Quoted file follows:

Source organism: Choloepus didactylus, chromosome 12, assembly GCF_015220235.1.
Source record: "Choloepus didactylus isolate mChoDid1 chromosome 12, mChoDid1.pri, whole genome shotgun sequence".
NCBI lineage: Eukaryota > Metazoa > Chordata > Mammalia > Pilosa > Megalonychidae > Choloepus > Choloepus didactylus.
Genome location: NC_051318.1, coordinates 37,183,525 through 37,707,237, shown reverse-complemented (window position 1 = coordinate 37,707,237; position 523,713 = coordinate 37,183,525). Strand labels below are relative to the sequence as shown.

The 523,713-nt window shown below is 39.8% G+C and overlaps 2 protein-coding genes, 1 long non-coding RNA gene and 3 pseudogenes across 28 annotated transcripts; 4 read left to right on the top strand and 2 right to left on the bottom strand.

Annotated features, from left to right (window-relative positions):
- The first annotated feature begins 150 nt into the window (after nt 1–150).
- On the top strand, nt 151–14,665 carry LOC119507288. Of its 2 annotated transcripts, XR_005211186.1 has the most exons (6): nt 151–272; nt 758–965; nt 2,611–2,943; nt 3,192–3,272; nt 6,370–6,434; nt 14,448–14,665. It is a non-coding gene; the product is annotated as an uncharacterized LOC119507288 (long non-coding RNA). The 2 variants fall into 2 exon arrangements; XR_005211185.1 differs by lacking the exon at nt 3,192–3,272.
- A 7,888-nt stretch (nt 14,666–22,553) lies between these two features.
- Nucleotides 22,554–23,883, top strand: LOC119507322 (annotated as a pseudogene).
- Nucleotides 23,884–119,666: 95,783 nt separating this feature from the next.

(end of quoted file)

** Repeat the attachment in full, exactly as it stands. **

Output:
Source organism: Choloepus didactylus, chromosome 12, assembly GCF_015220235.1.
Source record: "Choloepus didactylus isolate mChoDid1 chromosome 12, mChoDid1.pri, whole genome shotgun sequence".
NCBI lineage: Eukaryota > Metazoa > Chordata > Mammalia > Pilosa > Megalonychidae > Choloepus > Choloepus didactylus.
Genome location: NC_051318.1, coordinates 37,183,525 through 37,707,237, shown reverse-complemented (window position 1 = coordinate 37,707,237; position 523,713 = coordinate 37,183,525). Strand labels below are relative to the sequence as shown.

The 523,713-nt window shown below is 39.8% G+C and overlaps 2 protein-coding genes, 1 long non-coding RNA gene and 3 pseudogenes across 28 annotated transcripts; 4 read left to right on the top strand and 2 right to left on the bottom strand.

Annotated features, from left to right (window-relative positions):
- The first annotated feature begins 150 nt into the window (after nt 1–150).
- On the top strand, nt 151–14,665 carry LOC119507288. Of its 2 annotated transcripts, XR_005211186.1 has the most exons (6): nt 151–272; nt 758–965; nt 2,611–2,943; nt 3,192–3,272; nt 6,370–6,434; nt 14,448–14,665. It is a non-coding gene; the product is annotated as an uncharacterized LOC119507288 (long non-coding RNA). The 2 variants fall into 2 exon arrangements; XR_005211185.1 differs by lacking the exon at nt 3,192–3,272.
- A 7,888-nt stretch (nt 14,666–22,553) lies between these two features.
- Nucleotides 22,554–23,883, top strand: LOC119507322 (annotated as a pseudogene).
- Nucleotides 23,884–119,666: 95,783 nt separating this feature from the next.